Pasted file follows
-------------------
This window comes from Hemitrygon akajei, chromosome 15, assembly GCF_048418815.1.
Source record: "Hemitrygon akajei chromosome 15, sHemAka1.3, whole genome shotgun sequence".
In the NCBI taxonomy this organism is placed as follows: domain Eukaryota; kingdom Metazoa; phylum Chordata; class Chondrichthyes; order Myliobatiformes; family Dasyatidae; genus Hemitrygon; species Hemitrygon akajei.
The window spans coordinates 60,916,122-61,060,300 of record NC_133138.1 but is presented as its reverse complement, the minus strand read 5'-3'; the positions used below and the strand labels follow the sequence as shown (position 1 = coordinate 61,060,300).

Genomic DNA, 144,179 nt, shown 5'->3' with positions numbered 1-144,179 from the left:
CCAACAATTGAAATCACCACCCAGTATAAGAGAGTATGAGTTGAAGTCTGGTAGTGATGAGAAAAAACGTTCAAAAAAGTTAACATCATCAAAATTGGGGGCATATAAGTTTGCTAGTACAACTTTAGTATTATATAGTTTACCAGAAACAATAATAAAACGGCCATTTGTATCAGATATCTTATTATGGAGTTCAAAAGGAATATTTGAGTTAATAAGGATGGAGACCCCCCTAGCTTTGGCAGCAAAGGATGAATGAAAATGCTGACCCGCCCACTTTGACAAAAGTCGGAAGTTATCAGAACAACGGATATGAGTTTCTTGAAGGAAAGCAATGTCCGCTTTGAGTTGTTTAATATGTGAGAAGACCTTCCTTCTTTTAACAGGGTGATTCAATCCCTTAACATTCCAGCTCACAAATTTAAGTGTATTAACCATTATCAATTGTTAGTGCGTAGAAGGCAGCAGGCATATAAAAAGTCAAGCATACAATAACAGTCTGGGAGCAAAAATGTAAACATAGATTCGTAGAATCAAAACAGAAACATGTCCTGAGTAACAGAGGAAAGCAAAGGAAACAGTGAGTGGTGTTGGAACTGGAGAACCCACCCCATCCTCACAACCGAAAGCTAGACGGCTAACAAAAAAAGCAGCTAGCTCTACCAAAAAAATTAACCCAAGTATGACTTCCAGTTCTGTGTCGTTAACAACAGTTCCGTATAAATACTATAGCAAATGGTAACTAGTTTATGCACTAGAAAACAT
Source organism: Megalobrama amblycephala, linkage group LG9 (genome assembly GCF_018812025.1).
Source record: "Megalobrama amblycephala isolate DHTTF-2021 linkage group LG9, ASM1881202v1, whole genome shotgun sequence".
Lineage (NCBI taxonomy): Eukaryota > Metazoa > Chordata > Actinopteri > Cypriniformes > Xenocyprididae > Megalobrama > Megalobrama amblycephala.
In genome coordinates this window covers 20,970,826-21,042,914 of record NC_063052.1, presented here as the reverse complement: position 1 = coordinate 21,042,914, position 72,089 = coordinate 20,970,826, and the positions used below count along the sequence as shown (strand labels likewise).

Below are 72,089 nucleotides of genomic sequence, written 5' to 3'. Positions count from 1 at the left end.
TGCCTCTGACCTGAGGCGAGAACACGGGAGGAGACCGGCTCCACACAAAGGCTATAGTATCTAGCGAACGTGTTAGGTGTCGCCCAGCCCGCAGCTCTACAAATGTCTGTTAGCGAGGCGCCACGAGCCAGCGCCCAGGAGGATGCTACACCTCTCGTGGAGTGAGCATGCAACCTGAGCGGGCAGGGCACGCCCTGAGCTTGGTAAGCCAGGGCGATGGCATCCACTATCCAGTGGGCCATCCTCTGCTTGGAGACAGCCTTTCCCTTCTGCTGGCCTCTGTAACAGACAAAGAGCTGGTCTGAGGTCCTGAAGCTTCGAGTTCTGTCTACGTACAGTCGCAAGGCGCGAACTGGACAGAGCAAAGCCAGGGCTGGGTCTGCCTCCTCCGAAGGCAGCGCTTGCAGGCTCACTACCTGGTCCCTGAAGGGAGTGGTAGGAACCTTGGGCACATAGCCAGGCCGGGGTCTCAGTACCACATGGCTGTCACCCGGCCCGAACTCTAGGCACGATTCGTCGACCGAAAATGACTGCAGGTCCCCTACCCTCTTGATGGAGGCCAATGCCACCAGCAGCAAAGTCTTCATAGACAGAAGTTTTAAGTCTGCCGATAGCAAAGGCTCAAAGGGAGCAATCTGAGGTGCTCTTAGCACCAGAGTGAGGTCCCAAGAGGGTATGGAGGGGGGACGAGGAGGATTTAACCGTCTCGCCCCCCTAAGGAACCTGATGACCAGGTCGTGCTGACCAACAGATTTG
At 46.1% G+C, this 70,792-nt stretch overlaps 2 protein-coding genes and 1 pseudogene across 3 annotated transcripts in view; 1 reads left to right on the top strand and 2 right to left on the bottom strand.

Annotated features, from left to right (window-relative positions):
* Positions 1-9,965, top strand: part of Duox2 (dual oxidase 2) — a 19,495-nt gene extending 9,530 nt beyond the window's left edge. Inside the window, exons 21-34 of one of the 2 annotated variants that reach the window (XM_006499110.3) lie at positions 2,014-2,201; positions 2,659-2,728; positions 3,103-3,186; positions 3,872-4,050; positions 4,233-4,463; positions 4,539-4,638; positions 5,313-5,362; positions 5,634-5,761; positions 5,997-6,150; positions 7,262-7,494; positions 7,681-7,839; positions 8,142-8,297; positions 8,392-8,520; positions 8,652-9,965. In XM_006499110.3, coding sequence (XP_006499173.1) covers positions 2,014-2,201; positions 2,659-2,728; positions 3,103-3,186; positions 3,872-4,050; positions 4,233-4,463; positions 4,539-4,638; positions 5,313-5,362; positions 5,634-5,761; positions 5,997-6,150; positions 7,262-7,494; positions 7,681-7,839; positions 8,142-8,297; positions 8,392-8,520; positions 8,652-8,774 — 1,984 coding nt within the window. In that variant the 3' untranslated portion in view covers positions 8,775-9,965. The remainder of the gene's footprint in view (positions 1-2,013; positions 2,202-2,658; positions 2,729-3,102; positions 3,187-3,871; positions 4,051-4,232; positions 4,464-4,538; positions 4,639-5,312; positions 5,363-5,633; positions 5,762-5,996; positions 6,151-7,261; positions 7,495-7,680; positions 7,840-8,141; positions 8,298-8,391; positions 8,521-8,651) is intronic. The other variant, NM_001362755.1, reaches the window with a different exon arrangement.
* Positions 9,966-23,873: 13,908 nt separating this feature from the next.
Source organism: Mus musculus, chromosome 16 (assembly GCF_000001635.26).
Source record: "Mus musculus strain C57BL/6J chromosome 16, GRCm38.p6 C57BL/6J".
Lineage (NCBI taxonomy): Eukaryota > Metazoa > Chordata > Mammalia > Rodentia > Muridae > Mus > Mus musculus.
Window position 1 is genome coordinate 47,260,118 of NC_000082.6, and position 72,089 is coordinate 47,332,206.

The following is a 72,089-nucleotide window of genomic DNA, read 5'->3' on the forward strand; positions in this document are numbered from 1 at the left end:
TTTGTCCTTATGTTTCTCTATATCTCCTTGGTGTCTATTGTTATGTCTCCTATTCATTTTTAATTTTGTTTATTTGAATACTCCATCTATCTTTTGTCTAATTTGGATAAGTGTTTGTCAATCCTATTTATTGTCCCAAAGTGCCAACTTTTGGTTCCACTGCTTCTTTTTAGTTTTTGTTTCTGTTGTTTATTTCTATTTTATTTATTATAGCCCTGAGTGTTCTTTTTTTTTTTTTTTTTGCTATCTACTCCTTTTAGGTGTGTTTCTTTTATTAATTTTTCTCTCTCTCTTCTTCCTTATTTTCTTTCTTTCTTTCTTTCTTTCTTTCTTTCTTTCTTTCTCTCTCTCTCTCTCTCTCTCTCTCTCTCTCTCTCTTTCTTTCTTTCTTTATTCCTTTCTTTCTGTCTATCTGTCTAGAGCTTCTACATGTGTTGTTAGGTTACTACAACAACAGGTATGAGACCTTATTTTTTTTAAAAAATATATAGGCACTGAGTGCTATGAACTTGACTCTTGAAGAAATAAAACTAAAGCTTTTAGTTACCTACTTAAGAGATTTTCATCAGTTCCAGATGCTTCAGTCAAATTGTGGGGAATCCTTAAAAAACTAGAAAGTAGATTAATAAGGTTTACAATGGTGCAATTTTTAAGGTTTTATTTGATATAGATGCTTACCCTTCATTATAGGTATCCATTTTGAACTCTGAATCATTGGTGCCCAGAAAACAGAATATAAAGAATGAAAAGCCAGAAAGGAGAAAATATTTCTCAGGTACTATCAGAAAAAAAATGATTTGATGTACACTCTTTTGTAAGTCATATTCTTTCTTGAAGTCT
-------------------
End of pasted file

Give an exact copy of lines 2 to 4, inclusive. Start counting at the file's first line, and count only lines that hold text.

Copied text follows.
Source record: "Hemitrygon akajei chromosome 15, sHemAka1.3, whole genome shotgun sequence".
In the NCBI taxonomy this organism is placed as follows: domain Eukaryota; kingdom Metazoa; phylum Chordata; class Chondrichthyes; order Myliobatiformes; family Dasyatidae; genus Hemitrygon; species Hemitrygon akajei.
The window spans coordinates 60,916,122-61,060,300 of record NC_133138.1 but is presented as its reverse complement, the minus strand read 5'-3'; the positions used below and the strand labels follow the sequence as shown (position 1 = coordinate 61,060,300).